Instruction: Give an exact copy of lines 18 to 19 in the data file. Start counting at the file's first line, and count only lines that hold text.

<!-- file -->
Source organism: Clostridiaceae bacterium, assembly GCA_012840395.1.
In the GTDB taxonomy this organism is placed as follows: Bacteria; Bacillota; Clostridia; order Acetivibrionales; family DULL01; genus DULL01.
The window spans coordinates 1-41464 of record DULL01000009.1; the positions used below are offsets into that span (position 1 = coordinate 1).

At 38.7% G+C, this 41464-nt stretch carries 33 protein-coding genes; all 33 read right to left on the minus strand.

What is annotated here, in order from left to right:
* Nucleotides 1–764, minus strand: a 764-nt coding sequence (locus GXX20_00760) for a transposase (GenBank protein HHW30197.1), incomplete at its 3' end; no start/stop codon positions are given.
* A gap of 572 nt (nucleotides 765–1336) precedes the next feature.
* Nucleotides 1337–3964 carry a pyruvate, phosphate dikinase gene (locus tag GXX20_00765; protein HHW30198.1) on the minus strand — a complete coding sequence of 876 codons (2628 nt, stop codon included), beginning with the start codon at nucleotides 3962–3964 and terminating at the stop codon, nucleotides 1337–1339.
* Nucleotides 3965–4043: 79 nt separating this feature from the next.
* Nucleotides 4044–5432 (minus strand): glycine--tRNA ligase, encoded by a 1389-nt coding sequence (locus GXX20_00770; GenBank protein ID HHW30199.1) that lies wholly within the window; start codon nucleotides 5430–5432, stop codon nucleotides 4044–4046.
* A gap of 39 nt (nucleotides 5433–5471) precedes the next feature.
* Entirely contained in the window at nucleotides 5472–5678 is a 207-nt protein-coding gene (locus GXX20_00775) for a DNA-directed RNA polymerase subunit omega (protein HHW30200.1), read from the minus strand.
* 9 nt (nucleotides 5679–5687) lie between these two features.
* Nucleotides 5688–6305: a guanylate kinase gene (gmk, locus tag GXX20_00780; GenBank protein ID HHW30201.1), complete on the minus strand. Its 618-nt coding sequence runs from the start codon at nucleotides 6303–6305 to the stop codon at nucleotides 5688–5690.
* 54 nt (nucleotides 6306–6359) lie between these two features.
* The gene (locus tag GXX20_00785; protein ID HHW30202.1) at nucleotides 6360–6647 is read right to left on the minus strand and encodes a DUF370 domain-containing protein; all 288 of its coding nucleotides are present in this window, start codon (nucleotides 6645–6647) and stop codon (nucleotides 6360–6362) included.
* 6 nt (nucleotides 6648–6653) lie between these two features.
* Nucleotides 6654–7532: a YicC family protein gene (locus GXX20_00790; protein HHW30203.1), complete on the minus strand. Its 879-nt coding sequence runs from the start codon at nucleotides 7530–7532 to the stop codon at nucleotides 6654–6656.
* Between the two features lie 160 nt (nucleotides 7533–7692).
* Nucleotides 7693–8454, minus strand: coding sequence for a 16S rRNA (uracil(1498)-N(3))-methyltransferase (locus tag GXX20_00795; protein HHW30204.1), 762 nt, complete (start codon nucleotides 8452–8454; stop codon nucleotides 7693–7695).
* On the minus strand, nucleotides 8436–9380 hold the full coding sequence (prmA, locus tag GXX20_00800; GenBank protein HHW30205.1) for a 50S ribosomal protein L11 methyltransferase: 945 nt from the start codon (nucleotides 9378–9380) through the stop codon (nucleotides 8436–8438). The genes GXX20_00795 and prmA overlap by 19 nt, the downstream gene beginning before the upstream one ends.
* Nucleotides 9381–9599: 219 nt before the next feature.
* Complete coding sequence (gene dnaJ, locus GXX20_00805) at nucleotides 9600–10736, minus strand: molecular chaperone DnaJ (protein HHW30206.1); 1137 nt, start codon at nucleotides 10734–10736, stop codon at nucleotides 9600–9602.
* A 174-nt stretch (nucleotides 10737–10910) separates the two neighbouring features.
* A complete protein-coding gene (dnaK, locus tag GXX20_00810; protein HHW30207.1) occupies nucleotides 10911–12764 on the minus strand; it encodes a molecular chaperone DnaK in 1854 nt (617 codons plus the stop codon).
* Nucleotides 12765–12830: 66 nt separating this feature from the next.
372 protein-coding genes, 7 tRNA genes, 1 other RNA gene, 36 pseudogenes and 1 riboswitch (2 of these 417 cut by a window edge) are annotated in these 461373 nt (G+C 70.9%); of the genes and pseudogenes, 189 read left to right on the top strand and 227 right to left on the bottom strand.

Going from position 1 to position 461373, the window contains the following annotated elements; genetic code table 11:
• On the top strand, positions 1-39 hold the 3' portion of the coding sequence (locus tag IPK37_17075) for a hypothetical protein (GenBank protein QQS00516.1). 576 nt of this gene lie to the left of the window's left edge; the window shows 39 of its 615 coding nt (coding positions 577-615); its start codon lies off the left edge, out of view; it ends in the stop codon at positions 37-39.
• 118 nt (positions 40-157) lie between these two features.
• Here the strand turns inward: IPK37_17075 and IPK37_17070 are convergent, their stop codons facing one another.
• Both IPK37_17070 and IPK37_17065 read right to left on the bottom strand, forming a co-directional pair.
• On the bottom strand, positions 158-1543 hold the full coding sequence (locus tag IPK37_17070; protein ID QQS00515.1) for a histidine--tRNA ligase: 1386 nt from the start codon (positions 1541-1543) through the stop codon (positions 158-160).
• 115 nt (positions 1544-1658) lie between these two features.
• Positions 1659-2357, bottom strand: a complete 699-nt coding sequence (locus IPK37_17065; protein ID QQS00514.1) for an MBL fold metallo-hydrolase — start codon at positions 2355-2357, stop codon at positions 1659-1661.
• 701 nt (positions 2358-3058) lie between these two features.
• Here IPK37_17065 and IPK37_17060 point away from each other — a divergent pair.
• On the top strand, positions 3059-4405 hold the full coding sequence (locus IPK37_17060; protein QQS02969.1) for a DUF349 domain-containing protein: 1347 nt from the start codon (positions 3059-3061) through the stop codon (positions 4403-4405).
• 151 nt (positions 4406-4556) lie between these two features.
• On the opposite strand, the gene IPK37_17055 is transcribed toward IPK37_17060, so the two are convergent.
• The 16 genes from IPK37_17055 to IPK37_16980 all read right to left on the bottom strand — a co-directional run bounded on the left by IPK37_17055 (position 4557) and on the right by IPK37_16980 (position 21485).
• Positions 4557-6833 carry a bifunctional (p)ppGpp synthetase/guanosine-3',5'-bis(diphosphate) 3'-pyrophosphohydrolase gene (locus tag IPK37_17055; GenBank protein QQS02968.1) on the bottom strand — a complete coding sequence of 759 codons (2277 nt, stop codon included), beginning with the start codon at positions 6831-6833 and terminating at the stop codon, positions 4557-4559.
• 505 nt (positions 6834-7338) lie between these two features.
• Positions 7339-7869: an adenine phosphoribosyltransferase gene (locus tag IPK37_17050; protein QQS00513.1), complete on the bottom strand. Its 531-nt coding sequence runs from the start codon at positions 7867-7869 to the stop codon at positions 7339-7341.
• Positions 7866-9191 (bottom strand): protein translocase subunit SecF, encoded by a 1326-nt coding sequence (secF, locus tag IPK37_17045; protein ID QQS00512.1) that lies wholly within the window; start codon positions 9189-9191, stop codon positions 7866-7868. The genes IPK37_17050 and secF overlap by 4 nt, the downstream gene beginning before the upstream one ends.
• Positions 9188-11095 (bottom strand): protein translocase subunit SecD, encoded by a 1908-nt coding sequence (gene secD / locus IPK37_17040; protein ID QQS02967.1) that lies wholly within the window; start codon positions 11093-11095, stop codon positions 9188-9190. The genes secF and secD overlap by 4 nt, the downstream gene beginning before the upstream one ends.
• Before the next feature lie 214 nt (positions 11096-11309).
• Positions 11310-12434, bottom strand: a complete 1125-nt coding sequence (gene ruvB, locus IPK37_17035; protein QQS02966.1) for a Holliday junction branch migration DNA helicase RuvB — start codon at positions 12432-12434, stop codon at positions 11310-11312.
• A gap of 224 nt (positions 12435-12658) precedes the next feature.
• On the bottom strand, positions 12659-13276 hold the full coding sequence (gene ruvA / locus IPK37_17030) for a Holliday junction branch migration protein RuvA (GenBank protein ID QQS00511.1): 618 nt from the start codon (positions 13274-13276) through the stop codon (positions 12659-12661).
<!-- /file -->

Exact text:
* Nucleotides 6654–7532: a YicC family protein gene (locus GXX20_00790; protein HHW30203.1), complete on the minus strand. Its 879-nt coding sequence runs from the start codon at nucleotides 7530–7532 to the stop codon at nucleotides 6654–6656.
* Between the two features lie 160 nt (nucleotides 7533–7692).